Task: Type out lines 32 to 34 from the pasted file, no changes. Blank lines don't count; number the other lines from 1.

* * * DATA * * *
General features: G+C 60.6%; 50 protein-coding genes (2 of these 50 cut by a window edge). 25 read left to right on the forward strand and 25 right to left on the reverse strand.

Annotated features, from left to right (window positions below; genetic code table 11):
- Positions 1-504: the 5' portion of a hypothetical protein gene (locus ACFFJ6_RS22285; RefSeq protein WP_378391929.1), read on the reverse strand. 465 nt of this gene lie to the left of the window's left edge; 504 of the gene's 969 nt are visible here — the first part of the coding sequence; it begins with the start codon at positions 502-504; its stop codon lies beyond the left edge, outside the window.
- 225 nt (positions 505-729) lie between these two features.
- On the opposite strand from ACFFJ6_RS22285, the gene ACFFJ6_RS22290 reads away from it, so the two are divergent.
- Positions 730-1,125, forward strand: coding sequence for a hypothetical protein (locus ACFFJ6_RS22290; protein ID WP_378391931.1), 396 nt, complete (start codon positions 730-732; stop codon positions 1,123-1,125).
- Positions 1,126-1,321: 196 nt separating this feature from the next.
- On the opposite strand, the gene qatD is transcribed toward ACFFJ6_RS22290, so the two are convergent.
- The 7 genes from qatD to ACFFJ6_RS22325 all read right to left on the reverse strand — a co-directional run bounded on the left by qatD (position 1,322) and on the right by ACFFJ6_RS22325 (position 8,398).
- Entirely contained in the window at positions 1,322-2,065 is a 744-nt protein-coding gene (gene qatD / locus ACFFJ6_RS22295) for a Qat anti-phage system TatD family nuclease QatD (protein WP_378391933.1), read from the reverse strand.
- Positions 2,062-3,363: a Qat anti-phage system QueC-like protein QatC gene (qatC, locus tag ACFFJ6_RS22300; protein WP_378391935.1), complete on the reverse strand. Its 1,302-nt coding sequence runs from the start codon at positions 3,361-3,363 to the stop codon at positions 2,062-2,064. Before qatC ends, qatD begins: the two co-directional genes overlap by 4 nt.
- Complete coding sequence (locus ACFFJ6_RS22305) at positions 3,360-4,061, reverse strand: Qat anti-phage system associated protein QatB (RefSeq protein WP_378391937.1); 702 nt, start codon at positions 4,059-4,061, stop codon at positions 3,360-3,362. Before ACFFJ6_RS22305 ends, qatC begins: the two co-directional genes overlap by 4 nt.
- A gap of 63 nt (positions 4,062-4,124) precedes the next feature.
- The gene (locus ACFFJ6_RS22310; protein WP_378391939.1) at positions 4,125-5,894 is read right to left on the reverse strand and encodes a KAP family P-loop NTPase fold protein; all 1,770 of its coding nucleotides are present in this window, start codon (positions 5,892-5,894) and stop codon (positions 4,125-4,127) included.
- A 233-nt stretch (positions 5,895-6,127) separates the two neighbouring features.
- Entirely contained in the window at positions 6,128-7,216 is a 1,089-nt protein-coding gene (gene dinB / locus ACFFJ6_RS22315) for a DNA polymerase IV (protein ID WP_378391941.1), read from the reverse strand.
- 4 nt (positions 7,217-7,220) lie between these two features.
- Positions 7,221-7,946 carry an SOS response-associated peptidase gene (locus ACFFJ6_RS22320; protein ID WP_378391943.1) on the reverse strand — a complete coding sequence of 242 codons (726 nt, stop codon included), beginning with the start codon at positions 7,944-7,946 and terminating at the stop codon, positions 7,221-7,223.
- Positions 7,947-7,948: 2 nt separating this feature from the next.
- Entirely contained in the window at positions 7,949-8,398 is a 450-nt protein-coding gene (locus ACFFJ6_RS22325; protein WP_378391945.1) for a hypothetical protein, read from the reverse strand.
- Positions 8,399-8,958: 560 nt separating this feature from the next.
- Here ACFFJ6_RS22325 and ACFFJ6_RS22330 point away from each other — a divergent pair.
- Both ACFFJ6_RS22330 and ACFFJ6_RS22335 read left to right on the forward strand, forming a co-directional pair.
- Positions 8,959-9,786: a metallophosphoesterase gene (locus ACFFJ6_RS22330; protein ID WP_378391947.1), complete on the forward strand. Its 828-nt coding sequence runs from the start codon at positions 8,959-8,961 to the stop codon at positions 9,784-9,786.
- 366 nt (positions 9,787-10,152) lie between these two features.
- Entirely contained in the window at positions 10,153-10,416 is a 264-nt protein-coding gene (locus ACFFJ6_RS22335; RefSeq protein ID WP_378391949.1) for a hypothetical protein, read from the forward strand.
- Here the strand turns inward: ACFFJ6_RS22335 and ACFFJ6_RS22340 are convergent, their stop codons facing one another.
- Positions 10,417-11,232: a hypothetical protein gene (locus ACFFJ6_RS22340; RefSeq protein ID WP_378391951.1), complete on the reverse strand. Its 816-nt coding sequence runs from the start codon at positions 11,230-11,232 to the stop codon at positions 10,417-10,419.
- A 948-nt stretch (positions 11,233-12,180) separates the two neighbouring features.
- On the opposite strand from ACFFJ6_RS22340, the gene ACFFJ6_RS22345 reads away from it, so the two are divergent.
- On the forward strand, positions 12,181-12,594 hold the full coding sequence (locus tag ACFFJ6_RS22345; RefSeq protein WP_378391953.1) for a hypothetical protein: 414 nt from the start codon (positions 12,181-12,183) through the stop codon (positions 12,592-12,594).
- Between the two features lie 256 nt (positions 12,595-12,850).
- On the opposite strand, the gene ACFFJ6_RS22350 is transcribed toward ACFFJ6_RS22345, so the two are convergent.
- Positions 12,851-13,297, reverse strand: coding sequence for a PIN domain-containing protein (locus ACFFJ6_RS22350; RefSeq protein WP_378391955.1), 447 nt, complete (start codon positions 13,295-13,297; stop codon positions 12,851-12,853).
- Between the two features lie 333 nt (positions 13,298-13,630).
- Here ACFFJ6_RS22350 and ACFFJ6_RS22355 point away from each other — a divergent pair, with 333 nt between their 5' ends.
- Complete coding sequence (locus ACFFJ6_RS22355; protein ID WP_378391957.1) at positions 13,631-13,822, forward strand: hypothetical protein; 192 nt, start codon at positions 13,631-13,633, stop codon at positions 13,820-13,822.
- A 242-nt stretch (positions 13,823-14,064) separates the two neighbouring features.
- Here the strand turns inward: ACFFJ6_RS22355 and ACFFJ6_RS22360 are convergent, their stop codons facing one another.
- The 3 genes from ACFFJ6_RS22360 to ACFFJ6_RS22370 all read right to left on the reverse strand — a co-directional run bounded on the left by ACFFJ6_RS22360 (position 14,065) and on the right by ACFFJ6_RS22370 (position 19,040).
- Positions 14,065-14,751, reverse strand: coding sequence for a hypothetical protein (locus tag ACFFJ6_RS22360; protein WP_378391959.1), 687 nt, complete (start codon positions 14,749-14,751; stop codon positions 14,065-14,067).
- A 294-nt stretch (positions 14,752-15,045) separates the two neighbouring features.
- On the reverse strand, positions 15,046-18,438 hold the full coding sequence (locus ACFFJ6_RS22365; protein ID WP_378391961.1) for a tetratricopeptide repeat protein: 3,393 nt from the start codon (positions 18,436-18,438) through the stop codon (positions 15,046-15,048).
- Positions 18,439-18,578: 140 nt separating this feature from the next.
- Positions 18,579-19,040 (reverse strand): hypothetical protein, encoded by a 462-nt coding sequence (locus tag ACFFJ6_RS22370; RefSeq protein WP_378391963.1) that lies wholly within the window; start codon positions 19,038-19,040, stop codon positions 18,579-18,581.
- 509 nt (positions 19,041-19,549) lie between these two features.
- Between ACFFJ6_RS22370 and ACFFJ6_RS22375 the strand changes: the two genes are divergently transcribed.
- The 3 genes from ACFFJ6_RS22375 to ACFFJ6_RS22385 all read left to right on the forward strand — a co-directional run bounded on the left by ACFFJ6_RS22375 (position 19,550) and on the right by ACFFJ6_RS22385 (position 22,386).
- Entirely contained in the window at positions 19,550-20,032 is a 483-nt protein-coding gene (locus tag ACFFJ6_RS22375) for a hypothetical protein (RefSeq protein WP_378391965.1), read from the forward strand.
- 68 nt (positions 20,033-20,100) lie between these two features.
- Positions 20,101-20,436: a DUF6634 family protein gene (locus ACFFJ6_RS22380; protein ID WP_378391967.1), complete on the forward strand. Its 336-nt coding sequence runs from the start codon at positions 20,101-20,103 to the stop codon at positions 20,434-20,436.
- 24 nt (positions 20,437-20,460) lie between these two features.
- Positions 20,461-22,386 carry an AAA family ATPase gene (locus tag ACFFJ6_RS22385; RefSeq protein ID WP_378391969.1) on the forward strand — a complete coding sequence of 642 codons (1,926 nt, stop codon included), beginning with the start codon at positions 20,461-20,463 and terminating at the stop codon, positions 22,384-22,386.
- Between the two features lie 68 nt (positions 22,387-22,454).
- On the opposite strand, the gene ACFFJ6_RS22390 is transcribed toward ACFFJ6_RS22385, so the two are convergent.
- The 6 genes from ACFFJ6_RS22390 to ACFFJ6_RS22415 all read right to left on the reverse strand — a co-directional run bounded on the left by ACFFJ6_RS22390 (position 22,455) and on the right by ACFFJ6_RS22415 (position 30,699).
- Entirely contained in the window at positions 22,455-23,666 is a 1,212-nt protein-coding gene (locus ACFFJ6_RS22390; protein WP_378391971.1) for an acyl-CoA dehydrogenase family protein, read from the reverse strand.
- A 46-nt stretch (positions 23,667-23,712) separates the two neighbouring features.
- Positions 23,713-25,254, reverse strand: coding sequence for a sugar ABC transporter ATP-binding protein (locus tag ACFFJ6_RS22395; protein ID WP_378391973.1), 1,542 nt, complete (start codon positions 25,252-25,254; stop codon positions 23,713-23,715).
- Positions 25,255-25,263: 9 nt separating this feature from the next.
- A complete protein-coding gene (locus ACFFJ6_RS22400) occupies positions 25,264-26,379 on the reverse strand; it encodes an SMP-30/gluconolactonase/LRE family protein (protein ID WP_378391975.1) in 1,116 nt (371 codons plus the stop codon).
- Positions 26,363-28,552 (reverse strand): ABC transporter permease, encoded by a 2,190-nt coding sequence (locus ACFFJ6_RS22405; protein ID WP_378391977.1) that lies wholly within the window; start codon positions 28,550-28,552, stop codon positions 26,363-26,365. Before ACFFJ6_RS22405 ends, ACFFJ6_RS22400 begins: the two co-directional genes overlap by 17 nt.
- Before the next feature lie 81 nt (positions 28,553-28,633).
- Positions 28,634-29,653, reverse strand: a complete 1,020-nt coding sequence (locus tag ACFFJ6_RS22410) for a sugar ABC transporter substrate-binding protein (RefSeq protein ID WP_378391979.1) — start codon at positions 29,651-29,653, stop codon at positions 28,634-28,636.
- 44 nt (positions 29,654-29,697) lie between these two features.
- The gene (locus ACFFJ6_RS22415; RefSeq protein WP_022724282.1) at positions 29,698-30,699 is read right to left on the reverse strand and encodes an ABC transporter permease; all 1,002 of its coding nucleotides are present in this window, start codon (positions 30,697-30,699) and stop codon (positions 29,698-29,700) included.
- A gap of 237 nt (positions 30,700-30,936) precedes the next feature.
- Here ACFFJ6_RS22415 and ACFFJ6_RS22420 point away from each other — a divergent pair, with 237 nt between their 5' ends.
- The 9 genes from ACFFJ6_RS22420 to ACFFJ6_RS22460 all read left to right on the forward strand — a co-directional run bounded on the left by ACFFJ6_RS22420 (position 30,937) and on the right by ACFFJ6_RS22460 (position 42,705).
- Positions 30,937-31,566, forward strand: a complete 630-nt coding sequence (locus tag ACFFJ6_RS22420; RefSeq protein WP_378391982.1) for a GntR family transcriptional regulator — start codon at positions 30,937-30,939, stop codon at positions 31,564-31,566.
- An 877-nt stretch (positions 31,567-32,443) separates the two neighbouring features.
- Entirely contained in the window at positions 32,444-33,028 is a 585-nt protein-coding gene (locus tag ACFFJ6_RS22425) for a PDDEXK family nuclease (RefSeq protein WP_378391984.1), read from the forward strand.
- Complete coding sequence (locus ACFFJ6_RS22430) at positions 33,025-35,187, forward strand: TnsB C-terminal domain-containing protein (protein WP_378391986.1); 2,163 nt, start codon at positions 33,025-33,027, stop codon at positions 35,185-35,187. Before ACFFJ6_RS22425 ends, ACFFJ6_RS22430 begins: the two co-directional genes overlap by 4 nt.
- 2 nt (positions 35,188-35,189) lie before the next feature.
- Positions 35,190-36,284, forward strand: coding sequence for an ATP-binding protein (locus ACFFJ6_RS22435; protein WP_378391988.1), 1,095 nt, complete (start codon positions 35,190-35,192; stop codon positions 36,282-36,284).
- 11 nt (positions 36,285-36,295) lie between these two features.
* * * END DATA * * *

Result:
- Between the two features lie 256 nt (positions 12,595-12,850).
- On the opposite strand, the gene ACFFJ6_RS22350 is transcribed toward ACFFJ6_RS22345, so the two are convergent.
- Positions 12,851-13,297, reverse strand: coding sequence for a PIN domain-containing protein (locus ACFFJ6_RS22350; RefSeq protein WP_378391955.1), 447 nt, complete (start codon positions 13,295-13,297; stop codon positions 12,851-12,853).